The arch-enemy of the partisans remained the SS. As the war on the eastern front progressed the partisans were emboldened by Soviet victories at places such as Moscow, Stalingrad and Kursk and by the relatively few German forces available to subdue the rear areas. Supply to the German front was becoming catastrophically disrupted due to partisan activity, so much so that Berlin ordered the creation of special SS combat groups to hunt down and destroy partisan units hiding out in the forests.

Supplied with aircraft, tanks, armored vehicles and light artillery, these SS groups were able to quickly move from one area to another whenever intelligence revealed the location of a partisan group. Gestapo investigators were attached to each combat group. Increased partisan activity in an area could reveal an approximate location of a unit, but diabolical schemes could also root them out of their forest hideouts. For example, it became a common, and effective, tactic to capture a couple of partisans and, after extensive torture, discover which local villages they enjoyed support from. The SS would then move in to those villages and round up the inhabitants and shoot or hang or, in some cases, crucify them all and then burn the village to the ground.

These acts would cause the local partisans to come out of hiding, whether to investigate the atrocity, to find new sources of supply or simply to seek revenge for the deaths of their families and destruction of their homes. The SS would be lying in wait and would ambush the partisans, and then chase the survivors back into the woods to overrun their camps.

These SS units became specialist partisan fighters. Recconaissance aircraft would also be used to locate partisan camps at which point the SS would storm the forest. Some incredibly vicious battles ensued behind the lines, with partisan units defending their camps and SS stormtroopers attacking the perimeters to crush them.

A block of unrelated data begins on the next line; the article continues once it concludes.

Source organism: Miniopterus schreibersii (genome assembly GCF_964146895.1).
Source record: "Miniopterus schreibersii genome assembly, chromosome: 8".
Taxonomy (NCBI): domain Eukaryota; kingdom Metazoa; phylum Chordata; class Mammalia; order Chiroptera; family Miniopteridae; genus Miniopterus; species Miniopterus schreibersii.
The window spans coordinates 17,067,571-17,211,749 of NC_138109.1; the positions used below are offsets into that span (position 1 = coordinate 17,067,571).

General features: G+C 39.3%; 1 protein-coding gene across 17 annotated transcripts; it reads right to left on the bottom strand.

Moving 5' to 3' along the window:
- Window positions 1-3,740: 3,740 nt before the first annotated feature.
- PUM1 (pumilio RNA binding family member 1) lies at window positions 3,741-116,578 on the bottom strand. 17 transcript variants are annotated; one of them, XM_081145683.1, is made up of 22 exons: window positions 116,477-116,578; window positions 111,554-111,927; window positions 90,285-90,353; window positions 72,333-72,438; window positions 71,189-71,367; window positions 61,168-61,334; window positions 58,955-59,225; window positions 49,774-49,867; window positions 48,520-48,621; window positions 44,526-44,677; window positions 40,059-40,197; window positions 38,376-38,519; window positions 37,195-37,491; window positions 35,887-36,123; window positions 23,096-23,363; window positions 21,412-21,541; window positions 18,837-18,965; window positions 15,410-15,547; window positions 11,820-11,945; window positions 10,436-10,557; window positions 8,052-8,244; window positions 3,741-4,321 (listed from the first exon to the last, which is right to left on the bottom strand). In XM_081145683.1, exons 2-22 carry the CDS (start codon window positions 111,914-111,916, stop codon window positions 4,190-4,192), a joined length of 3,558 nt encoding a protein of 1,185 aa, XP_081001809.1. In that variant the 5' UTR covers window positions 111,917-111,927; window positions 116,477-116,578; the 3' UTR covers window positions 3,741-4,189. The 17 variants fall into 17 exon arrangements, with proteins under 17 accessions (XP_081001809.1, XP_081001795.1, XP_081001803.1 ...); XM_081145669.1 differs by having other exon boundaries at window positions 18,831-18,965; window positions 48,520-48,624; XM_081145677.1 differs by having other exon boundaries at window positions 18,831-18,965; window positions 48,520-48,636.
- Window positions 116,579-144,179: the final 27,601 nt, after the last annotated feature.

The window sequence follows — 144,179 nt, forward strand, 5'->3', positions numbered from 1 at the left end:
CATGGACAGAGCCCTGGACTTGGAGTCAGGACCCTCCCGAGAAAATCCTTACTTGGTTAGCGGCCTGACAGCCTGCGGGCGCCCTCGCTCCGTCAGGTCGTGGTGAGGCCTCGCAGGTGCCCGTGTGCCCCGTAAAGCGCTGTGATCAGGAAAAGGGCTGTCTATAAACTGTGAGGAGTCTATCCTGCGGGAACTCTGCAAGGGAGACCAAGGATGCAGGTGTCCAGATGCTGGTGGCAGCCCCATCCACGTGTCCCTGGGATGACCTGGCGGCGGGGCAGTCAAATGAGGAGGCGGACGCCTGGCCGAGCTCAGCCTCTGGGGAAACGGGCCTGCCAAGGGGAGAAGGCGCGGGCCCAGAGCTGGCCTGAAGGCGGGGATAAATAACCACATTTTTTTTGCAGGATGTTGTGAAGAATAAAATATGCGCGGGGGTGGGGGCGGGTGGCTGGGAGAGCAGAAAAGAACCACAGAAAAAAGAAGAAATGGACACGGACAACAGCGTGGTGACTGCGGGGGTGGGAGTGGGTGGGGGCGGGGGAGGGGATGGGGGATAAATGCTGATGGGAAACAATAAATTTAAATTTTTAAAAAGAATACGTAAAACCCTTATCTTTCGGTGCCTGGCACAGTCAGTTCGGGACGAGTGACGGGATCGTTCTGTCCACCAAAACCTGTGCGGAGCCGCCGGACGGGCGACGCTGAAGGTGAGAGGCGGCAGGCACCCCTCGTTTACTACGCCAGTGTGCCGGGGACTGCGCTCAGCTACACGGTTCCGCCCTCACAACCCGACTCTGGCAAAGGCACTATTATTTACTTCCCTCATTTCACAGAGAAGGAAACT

An SS firing squad executing partisans in the Ukraine.

A Russian family left homeless after the SS swept through their village.

In 1942, after the battle of Stalingrad, the stavka, the Soviet military high command, took an interest in the strategic value of the partisans and began to parachute radio sets, weapons and experts in guerilla warfare to the partisans. The Red Army groups were organized into cohesive fighting units and massive operations behind the lines were conducted. As a result, in the lead-up to the decisive battle at Kursk, nearly 1/4 of all German supplies earmarked for the offensive never reached their frontline units. For example, in northern Ukraine an army train transport carrying new Panther and Tiger tanks, along with all their fuel, ammunition and crews, was ambushed by partisans. 36 of the valuable tanks were destroyed on the train flatbeds and over 100 of their crews were killed. Most of the fuel and ammunition was set on fire.

More and more German soldiers were forced to patrol and garrison behind the lines, thus keeping out of the battles at the front. Historical estimates put the number of frontline-worthy German troops, from both the Wermacht and the SS, that were stationed behind the lines because of partisan activity, at over 100,000, or enough to supply another whole German army.